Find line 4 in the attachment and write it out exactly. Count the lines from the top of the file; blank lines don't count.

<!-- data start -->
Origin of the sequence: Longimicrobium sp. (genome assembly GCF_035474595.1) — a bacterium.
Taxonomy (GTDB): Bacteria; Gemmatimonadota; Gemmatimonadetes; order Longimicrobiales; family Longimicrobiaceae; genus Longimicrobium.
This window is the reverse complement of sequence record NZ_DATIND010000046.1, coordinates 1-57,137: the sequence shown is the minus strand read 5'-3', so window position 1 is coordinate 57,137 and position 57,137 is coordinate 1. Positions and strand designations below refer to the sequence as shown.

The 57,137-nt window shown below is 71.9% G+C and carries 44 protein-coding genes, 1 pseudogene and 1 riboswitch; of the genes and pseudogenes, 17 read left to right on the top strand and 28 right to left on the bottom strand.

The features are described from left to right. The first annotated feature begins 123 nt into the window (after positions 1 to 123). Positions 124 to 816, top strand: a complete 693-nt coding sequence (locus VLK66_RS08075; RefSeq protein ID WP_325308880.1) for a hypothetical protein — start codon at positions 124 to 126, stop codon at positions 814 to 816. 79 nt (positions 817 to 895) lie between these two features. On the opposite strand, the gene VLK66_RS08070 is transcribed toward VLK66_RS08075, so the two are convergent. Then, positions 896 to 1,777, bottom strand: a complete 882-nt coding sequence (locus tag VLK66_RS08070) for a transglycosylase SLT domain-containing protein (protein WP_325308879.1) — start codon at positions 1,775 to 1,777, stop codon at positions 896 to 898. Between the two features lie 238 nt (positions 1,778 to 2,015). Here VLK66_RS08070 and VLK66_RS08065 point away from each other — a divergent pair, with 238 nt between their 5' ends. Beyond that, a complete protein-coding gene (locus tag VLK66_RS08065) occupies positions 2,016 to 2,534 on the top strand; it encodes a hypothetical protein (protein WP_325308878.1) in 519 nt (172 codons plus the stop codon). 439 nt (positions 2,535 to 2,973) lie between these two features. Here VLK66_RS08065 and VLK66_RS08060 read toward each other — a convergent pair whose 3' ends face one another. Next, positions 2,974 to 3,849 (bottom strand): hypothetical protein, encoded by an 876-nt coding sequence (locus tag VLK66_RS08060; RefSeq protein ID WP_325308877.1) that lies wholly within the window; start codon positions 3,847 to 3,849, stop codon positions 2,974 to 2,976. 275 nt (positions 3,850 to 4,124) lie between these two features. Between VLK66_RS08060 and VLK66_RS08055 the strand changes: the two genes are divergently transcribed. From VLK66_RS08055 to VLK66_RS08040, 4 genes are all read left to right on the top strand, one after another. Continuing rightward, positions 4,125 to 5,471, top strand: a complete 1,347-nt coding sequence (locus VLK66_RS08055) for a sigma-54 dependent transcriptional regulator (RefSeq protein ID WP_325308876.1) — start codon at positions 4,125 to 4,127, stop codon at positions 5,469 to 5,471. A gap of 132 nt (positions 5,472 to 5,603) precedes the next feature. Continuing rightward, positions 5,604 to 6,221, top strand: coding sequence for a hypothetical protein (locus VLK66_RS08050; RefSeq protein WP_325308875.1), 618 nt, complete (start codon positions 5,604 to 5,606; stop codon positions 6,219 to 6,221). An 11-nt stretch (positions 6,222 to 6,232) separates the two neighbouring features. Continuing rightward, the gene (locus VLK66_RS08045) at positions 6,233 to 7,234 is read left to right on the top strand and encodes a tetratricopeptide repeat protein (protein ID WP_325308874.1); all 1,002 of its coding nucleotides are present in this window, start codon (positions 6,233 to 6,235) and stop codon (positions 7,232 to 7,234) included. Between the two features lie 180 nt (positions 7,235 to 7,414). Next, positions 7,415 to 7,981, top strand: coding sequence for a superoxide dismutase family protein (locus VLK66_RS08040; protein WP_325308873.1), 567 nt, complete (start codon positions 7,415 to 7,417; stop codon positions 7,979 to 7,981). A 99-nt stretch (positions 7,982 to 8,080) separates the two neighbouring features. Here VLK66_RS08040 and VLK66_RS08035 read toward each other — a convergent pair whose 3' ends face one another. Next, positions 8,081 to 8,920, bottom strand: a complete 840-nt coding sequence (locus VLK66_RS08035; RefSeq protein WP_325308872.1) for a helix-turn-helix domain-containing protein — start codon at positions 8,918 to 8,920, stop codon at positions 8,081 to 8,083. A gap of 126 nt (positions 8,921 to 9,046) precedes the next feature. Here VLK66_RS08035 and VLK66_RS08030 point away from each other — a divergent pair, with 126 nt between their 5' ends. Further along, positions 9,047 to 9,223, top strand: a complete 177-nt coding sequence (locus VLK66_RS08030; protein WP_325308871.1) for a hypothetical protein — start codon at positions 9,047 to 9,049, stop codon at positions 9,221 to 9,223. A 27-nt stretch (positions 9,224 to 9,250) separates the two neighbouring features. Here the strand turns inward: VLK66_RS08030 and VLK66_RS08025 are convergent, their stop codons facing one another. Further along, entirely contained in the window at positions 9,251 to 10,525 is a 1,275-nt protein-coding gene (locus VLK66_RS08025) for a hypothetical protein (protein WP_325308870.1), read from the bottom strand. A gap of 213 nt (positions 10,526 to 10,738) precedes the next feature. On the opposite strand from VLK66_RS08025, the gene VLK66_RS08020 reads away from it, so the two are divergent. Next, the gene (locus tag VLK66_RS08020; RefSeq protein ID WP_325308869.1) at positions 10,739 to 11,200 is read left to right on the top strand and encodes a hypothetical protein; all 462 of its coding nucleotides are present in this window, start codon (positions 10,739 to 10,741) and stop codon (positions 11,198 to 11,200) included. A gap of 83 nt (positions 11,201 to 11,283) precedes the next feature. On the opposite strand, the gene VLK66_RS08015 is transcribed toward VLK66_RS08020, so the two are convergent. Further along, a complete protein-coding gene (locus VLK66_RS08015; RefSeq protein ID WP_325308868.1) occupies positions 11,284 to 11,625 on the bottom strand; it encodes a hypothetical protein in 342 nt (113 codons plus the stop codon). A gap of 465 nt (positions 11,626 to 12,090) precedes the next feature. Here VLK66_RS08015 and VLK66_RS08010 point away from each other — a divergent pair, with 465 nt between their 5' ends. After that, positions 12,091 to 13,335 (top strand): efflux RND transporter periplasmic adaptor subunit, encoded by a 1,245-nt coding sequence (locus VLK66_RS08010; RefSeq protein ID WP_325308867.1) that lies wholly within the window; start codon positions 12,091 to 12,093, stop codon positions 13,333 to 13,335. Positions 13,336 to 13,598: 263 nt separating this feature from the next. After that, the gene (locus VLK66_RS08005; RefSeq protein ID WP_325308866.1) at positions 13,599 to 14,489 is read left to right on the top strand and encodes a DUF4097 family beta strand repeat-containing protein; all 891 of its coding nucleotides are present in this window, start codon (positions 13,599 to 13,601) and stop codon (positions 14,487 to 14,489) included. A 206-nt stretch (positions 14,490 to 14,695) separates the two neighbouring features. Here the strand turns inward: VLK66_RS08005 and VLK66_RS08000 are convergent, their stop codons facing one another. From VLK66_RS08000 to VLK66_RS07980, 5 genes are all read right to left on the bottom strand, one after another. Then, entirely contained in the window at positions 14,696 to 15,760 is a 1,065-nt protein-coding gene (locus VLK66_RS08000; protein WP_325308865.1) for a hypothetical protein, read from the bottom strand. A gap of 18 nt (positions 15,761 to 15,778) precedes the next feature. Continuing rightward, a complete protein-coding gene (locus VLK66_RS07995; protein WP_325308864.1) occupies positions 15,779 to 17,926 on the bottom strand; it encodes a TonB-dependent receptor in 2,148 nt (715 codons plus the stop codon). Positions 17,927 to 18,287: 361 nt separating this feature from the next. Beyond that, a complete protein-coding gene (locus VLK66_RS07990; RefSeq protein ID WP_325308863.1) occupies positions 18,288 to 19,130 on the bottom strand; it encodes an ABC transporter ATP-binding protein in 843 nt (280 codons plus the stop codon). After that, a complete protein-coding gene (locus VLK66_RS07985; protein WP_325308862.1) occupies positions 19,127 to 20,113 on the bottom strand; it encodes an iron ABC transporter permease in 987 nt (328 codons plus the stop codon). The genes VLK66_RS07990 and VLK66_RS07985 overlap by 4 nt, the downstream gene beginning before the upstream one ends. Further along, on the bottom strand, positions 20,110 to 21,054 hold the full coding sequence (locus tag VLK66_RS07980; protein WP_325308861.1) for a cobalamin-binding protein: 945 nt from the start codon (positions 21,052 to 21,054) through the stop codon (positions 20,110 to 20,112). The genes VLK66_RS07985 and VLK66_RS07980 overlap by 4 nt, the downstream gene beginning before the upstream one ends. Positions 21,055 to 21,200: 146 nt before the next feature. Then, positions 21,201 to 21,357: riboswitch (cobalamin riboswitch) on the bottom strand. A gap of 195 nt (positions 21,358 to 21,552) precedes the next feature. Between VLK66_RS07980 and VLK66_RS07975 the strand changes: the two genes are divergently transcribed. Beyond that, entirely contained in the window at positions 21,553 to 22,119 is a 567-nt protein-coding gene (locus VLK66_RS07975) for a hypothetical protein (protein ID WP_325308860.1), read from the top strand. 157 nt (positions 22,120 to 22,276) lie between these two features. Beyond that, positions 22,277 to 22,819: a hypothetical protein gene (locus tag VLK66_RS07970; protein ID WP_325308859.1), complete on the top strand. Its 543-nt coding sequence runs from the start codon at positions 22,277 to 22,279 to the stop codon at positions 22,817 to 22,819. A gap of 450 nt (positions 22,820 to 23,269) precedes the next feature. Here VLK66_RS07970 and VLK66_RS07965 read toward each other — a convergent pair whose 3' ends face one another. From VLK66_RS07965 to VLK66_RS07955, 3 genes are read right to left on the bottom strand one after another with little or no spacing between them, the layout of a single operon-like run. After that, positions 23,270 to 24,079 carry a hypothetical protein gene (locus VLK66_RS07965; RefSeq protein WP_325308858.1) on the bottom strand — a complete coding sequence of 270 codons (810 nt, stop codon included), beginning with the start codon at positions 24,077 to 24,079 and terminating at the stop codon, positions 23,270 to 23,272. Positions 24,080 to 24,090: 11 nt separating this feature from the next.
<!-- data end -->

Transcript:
The 57,137-nt window shown below is 71.9% G+C and carries 44 protein-coding genes, 1 pseudogene and 1 riboswitch; of the genes and pseudogenes, 17 read left to right on the top strand and 28 right to left on the bottom strand.